Want to learn how to trust yourself? How does trusting yourself improve creative work?
In The Practice, Seth Godin gives five effective strategies for trusting yourself. These strategies will help you gain more confidence as an artist.
Learn how to trust yourself below.
How to Trust Yourself
Godin’s lessons on creativity can be divided into four main principles, the first of which is: To do creative work, you have to learn how to trust yourself. Like creativity itself, this is a skill that can be learned.
Godin points out that you develop trust in others over time. The same is true for learning to trust yourself. If you engage in a practice of making creative work every day, while keeping the following considerations in mind, you’ll learn to trust that you can do the work.
1. Don’t Focus on the Outcome
Godin claims that our modern, capitalist society is geared toward predictable outcomes. Many jobs make you feel like a cog in the wheel, producing the same product or providing the same service over and over, with a boss watching over you and telling you what to do.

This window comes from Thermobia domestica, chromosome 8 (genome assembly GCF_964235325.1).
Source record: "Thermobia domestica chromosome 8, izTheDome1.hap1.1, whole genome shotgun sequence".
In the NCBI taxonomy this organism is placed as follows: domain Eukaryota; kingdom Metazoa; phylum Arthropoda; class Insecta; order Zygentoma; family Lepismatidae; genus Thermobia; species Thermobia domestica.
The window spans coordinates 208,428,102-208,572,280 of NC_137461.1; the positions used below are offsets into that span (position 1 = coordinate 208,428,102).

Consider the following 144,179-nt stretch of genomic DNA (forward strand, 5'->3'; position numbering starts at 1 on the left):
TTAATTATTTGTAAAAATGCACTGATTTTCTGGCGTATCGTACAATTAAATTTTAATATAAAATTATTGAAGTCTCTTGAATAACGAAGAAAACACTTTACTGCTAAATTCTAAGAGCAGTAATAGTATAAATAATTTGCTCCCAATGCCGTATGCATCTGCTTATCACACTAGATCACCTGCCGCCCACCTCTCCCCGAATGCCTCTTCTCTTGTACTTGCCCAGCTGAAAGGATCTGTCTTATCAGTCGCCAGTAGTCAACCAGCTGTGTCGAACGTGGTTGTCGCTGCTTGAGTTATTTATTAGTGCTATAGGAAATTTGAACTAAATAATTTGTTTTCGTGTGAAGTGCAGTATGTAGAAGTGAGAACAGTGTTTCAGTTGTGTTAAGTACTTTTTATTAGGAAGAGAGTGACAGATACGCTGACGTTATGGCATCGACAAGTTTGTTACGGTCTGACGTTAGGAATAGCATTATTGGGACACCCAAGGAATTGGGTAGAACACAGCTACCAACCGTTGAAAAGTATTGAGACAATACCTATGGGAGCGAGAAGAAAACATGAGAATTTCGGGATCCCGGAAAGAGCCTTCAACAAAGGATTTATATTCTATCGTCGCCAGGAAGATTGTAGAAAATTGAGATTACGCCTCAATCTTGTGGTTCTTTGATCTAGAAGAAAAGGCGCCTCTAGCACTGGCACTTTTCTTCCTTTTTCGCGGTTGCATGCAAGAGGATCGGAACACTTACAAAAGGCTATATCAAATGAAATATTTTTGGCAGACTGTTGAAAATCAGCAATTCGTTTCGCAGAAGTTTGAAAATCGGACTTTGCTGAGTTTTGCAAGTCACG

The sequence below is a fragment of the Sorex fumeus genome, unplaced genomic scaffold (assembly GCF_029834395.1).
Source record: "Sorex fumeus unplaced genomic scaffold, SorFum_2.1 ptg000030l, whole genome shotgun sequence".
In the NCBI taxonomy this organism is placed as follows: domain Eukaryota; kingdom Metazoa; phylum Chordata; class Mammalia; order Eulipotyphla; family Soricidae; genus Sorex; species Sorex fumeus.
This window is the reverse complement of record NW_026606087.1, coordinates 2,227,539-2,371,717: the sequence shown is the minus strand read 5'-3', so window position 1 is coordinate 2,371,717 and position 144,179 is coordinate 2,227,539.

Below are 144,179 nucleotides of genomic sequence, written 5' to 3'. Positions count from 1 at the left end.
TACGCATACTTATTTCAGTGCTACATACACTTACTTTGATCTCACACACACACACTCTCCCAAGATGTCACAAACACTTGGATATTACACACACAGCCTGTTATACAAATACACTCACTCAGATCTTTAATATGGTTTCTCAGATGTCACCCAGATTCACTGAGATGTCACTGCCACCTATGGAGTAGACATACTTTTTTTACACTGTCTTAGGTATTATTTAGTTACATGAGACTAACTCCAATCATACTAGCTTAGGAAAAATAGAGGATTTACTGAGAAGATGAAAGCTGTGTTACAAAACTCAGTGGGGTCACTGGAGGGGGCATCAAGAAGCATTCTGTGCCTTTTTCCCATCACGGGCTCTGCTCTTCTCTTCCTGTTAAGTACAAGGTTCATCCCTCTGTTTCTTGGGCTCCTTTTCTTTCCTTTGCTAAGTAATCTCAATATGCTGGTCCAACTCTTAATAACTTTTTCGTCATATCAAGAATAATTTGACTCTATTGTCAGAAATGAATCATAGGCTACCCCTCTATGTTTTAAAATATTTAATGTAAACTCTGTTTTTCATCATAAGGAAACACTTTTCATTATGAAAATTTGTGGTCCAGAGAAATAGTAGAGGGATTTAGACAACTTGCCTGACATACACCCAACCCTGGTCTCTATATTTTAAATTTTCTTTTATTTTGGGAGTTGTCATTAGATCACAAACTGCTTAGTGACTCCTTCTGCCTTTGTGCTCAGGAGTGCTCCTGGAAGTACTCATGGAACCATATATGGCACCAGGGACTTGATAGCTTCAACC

Doing creative work is different because when it comes to art, the outcome is always unpredictable. Even if, for example, you’ve choreographed many dances before, you never know if the one you’re working on right now will work until all the pieces finally come together. Creative work is about the process. You have to trust yourself throughout the process because there is no boss, there are no rules, and the result is uncertain.
Godin says that being attached to the outcome is actually selfish because it focuses on whether you get positive external feedback to feed your ego, rather than on whether your work is serving others. If you’re motivated by fear that the work you create won’t be good enough, you’ll eventually burn out.
While you can’t control the outcome of your creative work, you can control the process: You can maintain a consistent practice of making and sharing art. And good processes lead to good outcomes.
2. Trusting Yourself Doesn’t Mean You Have to Be Confident
Godin contends that you don’t need confidence to do creative work. Confidence is a feeling, and feelings come and go. If you have a practice of doing creative work regularly, you don’t need to depend on whether you feel confident about the work—you just do it.